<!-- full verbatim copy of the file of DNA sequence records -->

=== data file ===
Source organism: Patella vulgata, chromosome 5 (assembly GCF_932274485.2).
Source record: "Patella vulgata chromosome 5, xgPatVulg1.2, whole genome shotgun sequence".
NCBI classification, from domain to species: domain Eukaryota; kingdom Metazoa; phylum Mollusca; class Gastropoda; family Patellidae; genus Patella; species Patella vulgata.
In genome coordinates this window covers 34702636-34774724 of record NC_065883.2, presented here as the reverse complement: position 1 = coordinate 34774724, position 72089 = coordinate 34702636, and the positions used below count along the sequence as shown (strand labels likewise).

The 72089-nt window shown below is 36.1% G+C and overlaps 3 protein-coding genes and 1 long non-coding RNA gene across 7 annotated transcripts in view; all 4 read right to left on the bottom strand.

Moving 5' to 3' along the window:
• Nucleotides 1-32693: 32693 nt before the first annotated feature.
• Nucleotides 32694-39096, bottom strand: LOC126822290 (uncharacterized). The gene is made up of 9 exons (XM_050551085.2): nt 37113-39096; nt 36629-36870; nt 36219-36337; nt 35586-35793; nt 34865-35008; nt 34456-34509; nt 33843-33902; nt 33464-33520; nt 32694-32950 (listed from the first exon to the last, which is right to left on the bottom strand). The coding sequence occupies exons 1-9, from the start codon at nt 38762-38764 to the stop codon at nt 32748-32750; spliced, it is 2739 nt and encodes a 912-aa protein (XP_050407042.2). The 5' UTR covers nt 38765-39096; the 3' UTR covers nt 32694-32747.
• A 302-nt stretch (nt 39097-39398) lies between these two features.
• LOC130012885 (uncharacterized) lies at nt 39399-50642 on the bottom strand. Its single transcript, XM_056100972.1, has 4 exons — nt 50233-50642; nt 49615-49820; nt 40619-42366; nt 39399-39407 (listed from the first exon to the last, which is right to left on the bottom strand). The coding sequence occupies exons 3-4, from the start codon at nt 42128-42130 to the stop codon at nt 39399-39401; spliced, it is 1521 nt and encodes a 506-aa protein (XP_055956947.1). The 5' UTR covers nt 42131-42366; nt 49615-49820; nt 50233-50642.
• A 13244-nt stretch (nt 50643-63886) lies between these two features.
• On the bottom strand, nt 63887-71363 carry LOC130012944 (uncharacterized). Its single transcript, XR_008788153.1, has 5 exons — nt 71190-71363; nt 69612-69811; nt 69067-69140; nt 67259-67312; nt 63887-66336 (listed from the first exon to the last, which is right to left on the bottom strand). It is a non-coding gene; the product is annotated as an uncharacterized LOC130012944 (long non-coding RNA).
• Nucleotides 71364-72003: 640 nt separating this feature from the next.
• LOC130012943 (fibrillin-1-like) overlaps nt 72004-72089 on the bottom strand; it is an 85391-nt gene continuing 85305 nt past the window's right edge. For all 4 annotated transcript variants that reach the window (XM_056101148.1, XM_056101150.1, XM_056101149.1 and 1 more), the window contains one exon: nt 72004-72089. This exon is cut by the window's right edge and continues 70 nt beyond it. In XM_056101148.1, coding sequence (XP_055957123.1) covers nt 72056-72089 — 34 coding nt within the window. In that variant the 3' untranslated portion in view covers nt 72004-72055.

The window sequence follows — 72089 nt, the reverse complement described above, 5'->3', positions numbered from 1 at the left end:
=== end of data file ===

Source organism: Patella vulgata, chromosome 5 (assembly GCF_932274485.2).
Source record: "Patella vulgata chromosome 5, xgPatVulg1.2, whole genome shotgun sequence".
NCBI classification, from domain to species: domain Eukaryota; kingdom Metazoa; phylum Mollusca; class Gastropoda; family Patellidae; genus Patella; species Patella vulgata.
In genome coordinates this window covers 34702636-34774724 of record NC_065883.2, presented here as the reverse complement: position 1 = coordinate 34774724, position 72089 = coordinate 34702636, and the positions used below count along the sequence as shown (strand labels likewise).

The 72089-nt window shown below is 36.1% G+C and overlaps 3 protein-coding genes and 1 long non-coding RNA gene across 7 annotated transcripts in view; all 4 read right to left on the bottom strand.

Moving 5' to 3' along the window:
• Nucleotides 1-32693: 32693 nt before the first annotated feature.
• Nucleotides 32694-39096, bottom strand: LOC126822290 (uncharacterized). The gene is made up of 9 exons (XM_050551085.2): nt 37113-39096; nt 36629-36870; nt 36219-36337; nt 35586-35793; nt 34865-35008; nt 34456-34509; nt 33843-33902; nt 33464-33520; nt 32694-32950 (listed from the first exon to the last, which is right to left on the bottom strand). The coding sequence occupies exons 1-9, from the start codon at nt 38762-38764 to the stop codon at nt 32748-32750; spliced, it is 2739 nt and encodes a 912-aa protein (XP_050407042.2). The 5' UTR covers nt 38765-39096; the 3' UTR covers nt 32694-32747.
• A 302-nt stretch (nt 39097-39398) lies between these two features.
• LOC130012885 (uncharacterized) lies at nt 39399-50642 on the bottom strand. Its single transcript, XM_056100972.1, has 4 exons — nt 50233-50642; nt 49615-49820; nt 40619-42366; nt 39399-39407 (listed from the first exon to the last, which is right to left on the bottom strand). The coding sequence occupies exons 3-4, from the start codon at nt 42128-42130 to the stop codon at nt 39399-39401; spliced, it is 1521 nt and encodes a 506-aa protein (XP_055956947.1). The 5' UTR covers nt 42131-42366; nt 49615-49820; nt 50233-50642.
• A 13244-nt stretch (nt 50643-63886) lies between these two features.
• On the bottom strand, nt 63887-71363 carry LOC130012944 (uncharacterized). Its single transcript, XR_008788153.1, has 5 exons — nt 71190-71363; nt 69612-69811; nt 69067-69140; nt 67259-67312; nt 63887-66336 (listed from the first exon to the last, which is right to left on the bottom strand). It is a non-coding gene; the product is annotated as an uncharacterized LOC130012944 (long non-coding RNA).
• Nucleotides 71364-72003: 640 nt separating this feature from the next.
• LOC130012943 (fibrillin-1-like) overlaps nt 72004-72089 on the bottom strand; it is an 85391-nt gene continuing 85305 nt past the window's right edge. For all 4 annotated transcript variants that reach the window (XM_056101148.1, XM_056101150.1, XM_056101149.1 and 1 more), the window contains one exon: nt 72004-72089. This exon is cut by the window's right edge and continues 70 nt beyond it. In XM_056101148.1, coding sequence (XP_055957123.1) covers nt 72056-72089 — 34 coding nt within the window. In that variant the 3' untranslated portion in view covers nt 72004-72055.

The window sequence follows — 72089 nt, the reverse complement described above, 5'->3', positions numbered from 1 at the left end: